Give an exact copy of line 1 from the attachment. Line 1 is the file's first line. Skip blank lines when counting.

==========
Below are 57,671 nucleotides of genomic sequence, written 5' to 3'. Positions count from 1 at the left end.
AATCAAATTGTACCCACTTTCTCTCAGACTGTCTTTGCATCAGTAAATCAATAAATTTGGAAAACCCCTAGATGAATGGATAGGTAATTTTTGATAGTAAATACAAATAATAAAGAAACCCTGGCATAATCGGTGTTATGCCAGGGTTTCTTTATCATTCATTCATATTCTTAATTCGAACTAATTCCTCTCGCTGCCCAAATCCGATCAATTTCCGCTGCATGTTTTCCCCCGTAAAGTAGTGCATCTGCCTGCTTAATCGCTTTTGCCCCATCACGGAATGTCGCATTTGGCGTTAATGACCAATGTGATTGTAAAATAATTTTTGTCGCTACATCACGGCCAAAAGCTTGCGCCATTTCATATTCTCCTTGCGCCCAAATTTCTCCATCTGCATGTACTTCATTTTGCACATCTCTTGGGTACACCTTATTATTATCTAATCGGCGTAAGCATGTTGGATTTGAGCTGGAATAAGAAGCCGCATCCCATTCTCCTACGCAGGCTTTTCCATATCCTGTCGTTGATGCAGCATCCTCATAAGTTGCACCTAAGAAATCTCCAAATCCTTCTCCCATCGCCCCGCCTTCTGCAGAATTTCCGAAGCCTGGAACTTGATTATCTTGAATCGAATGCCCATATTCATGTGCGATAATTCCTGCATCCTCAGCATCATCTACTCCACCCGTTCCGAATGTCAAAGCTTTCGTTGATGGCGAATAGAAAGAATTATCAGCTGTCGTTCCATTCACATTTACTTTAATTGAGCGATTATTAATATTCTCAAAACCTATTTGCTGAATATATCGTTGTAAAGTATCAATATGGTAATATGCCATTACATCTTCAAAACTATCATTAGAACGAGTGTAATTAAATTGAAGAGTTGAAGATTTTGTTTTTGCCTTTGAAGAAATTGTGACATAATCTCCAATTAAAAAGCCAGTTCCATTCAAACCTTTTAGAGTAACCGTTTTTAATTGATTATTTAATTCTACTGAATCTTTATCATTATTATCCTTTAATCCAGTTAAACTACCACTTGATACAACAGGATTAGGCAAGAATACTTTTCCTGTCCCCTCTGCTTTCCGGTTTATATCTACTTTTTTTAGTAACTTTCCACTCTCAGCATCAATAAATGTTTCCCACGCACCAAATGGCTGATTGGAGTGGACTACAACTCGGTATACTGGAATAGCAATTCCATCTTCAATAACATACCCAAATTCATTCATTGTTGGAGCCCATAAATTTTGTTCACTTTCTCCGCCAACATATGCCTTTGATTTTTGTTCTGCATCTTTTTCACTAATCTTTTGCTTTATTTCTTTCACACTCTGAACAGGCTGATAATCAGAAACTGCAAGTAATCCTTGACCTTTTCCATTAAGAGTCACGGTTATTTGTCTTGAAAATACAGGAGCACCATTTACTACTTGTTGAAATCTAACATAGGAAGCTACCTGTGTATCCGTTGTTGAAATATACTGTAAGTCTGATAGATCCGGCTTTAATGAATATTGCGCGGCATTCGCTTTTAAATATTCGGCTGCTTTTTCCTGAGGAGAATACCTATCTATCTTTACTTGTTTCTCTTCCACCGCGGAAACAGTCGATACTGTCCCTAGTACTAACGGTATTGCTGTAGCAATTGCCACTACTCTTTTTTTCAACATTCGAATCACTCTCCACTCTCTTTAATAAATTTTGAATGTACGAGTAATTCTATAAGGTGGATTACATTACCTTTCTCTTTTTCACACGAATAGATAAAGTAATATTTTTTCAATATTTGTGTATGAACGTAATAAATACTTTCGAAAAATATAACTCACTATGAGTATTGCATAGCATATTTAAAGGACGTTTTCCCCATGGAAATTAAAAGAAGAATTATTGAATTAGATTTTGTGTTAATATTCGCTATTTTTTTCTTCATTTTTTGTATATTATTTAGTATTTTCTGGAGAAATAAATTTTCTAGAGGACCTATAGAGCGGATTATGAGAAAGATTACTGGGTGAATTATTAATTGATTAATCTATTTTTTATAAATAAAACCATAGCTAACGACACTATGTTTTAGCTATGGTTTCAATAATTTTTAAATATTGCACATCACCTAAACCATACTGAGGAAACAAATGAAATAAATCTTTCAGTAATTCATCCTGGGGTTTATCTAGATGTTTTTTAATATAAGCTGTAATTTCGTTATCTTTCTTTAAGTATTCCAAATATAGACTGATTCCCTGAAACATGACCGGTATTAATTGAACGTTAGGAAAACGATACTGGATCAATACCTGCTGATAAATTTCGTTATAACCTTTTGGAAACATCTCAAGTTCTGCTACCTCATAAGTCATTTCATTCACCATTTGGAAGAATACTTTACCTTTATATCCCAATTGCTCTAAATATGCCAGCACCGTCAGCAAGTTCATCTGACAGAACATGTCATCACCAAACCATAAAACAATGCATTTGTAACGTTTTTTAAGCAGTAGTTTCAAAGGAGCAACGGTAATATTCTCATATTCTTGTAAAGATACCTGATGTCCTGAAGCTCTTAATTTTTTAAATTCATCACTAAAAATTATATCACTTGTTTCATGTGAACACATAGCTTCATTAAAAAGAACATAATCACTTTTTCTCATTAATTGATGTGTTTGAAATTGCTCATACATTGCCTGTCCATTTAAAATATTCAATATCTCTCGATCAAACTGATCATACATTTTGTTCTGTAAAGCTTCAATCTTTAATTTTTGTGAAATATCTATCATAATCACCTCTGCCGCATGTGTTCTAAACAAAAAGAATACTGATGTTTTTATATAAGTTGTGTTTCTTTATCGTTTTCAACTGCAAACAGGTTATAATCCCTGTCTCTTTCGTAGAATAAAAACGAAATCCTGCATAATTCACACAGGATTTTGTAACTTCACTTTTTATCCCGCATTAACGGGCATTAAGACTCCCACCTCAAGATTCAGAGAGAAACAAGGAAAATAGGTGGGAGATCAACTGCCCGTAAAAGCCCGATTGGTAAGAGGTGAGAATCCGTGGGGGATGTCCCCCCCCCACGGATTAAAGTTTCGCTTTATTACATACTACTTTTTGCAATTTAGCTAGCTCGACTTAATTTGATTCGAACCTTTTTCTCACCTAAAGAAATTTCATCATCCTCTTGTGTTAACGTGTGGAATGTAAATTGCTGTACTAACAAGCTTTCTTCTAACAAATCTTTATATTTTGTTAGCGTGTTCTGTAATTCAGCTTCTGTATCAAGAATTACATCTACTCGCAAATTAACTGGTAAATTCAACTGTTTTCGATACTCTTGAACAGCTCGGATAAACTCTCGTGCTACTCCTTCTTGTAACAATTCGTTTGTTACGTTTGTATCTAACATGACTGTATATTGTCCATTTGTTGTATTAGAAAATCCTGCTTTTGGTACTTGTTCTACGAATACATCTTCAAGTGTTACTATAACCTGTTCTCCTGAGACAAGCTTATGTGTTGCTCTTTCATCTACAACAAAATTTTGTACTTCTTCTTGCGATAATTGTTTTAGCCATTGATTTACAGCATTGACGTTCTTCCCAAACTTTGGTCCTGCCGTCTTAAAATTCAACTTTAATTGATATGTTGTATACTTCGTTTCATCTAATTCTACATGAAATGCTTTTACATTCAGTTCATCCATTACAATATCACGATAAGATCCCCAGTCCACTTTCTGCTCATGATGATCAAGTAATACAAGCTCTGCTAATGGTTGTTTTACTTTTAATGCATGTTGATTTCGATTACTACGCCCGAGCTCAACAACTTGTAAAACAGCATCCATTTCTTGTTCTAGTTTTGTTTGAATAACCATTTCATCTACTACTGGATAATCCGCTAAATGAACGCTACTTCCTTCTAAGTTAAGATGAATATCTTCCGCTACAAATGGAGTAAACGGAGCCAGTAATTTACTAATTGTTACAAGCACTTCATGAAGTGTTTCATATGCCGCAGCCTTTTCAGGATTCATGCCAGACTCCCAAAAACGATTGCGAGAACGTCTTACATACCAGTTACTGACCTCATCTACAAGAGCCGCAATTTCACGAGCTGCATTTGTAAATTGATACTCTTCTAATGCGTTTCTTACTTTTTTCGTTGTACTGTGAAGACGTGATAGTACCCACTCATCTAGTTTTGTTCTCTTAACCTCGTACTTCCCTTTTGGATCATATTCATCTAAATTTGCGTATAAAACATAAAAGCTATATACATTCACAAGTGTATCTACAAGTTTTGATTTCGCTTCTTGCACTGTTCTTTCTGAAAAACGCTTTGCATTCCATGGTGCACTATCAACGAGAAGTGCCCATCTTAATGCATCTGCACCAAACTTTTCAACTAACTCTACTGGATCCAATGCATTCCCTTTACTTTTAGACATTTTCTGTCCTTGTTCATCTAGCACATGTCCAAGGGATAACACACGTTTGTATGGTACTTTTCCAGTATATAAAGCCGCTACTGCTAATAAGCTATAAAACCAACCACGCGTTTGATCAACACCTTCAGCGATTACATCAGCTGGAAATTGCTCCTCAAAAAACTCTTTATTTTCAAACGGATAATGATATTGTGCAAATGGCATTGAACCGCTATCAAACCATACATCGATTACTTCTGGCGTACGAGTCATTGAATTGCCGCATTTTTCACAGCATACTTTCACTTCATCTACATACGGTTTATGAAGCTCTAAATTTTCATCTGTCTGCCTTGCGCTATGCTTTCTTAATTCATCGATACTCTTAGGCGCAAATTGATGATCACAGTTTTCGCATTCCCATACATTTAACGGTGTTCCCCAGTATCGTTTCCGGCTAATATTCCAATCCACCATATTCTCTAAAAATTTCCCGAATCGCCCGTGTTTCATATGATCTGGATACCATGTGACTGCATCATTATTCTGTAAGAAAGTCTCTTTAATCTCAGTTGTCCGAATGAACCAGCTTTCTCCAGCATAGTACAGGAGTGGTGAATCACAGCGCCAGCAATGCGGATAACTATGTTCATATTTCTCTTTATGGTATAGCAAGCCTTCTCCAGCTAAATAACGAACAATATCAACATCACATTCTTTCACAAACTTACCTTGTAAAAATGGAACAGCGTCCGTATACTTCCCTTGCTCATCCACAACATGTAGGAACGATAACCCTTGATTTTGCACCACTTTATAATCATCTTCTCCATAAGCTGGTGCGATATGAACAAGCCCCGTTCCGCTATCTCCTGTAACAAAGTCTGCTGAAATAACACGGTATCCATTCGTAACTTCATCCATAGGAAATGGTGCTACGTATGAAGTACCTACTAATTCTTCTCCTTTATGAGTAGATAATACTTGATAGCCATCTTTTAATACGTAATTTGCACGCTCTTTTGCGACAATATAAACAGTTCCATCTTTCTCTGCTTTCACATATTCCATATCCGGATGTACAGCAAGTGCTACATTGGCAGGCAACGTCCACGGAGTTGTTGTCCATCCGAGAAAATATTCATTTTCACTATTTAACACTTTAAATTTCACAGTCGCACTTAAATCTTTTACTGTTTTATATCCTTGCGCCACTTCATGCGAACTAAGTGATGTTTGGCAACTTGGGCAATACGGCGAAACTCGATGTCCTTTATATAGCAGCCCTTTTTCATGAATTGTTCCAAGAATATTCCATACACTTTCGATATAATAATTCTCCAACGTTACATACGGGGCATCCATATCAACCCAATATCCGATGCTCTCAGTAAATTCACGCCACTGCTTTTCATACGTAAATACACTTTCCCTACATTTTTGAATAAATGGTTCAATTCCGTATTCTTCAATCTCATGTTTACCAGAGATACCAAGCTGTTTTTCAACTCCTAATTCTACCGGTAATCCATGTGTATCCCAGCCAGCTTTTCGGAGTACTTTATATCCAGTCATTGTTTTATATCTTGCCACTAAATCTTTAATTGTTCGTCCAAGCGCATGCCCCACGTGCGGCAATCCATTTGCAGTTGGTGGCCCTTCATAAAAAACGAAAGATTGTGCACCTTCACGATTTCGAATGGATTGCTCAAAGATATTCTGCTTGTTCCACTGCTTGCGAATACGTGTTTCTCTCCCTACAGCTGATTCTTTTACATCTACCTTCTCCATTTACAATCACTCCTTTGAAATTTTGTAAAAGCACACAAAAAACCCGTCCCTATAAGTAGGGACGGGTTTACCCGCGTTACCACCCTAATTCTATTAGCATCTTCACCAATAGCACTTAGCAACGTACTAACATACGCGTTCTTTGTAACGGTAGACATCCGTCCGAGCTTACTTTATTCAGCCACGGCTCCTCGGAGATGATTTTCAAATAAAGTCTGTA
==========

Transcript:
Below are 57,671 nucleotides of genomic sequence, written 5' to 3'. Positions count from 1 at the left end.